The number of workers who participated in workplace retirement plans dropped slightly in 2012 to 39.4 percent, or 61.6 million Americans. But among full-time, full-year wage and salary workers, 53.5 percent participated.

According to the Employee Benefit Research Institute, the individuals who were least likely to participate in an employer-based plan were non-white, young, female, never married, those having a lower educational attainment, lower earnings, poor health, no health insurance, those working part-time or those working in farming, fisheries or forestry occupations.

Those working for smaller firms, private-sector firms or firms in the “other” services category were also less likely to participate in a plan than their comparison groups.

Where people live also had an impact on participation rates. EBRI found that workers in the South and the West were less likely to participate in a retirement plan than those in other regions of the country.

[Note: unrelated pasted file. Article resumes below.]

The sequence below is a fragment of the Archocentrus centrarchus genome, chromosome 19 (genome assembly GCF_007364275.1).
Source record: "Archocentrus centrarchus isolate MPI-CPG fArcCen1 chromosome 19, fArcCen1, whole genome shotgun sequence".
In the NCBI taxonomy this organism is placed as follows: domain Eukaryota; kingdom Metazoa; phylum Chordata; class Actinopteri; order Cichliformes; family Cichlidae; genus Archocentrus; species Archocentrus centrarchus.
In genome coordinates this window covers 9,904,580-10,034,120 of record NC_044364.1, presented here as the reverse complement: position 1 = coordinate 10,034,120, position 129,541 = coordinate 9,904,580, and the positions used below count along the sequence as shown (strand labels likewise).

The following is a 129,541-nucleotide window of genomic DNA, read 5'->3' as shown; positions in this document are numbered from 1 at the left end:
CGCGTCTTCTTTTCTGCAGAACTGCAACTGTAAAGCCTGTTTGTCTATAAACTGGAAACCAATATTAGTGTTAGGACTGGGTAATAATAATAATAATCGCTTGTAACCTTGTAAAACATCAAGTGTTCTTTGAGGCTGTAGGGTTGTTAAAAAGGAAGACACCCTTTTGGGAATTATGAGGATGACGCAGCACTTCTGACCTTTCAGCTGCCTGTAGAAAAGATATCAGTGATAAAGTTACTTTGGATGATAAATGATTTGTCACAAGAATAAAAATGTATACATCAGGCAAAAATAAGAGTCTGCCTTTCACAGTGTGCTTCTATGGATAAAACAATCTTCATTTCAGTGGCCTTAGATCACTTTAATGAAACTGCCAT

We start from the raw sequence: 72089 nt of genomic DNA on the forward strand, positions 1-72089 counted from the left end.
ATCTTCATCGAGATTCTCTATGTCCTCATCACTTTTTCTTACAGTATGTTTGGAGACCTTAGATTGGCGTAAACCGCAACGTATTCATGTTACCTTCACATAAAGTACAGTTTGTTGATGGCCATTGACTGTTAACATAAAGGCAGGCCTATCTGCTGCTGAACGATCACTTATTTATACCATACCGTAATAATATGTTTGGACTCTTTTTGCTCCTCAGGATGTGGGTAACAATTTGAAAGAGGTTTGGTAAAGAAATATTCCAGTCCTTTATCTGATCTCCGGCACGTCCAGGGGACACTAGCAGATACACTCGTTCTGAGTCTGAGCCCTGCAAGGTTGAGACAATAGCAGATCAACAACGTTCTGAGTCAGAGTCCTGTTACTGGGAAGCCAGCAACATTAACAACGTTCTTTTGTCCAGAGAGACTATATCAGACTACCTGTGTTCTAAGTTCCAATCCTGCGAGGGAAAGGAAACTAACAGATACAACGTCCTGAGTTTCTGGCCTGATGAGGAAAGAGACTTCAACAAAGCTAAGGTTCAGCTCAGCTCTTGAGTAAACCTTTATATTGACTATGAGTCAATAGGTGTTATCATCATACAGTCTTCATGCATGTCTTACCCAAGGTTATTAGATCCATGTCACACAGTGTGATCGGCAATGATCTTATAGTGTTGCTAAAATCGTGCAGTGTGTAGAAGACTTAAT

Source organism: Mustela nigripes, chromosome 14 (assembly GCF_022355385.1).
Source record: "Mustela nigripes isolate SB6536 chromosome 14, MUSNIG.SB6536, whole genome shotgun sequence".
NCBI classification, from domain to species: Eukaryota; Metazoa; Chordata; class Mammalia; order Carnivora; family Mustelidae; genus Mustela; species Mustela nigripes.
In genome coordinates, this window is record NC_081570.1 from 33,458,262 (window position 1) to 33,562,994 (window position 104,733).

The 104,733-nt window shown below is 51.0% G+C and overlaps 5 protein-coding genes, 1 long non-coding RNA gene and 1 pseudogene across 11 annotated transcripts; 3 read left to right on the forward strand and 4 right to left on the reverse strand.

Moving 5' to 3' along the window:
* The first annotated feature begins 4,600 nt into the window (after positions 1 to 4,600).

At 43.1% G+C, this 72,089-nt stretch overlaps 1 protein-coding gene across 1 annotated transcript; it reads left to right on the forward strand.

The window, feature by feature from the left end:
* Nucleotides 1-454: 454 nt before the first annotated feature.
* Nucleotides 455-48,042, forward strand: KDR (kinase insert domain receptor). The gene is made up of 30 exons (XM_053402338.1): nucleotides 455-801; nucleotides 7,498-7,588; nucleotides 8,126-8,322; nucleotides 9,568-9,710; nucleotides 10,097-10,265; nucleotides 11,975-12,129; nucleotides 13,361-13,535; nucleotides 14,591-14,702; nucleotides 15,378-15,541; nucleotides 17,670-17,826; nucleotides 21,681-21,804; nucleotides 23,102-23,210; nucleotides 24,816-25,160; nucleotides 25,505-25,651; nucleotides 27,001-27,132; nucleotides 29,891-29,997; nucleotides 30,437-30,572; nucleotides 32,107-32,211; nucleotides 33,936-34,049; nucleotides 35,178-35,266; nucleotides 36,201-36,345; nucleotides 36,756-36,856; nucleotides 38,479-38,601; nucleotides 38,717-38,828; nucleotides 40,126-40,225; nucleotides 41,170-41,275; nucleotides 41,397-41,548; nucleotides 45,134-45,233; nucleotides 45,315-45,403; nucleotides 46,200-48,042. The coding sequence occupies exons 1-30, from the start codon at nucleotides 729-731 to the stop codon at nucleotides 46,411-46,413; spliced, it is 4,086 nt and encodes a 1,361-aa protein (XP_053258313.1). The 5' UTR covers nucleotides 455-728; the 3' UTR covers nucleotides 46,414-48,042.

More men than women participated in plans. EBRI found that the gender gap closed quite a bit from 1987 through 2009, but began to widen again from 2010 to 2012. When EBRI controlled for work status or earnings, however, female participation rates actually surpassed those of men.

Non-native Hispanics had very low levels of participation compared to those born and raised in the United Staets, which brought the participation rate for Hispanics as a whole down. Black and native-born Hispanic workers had participation levels much closer to those of white workers within each age group, the report found.

Participation rates seem to rise or fall depending on how the stock market is doing. During the economic downturn, participation rates declined in workplace retirement plans. The market stabilized between 2010 and 2012. EBRI believes 2013 participation numbers will be very similar to 2012, maybe even slightly higher.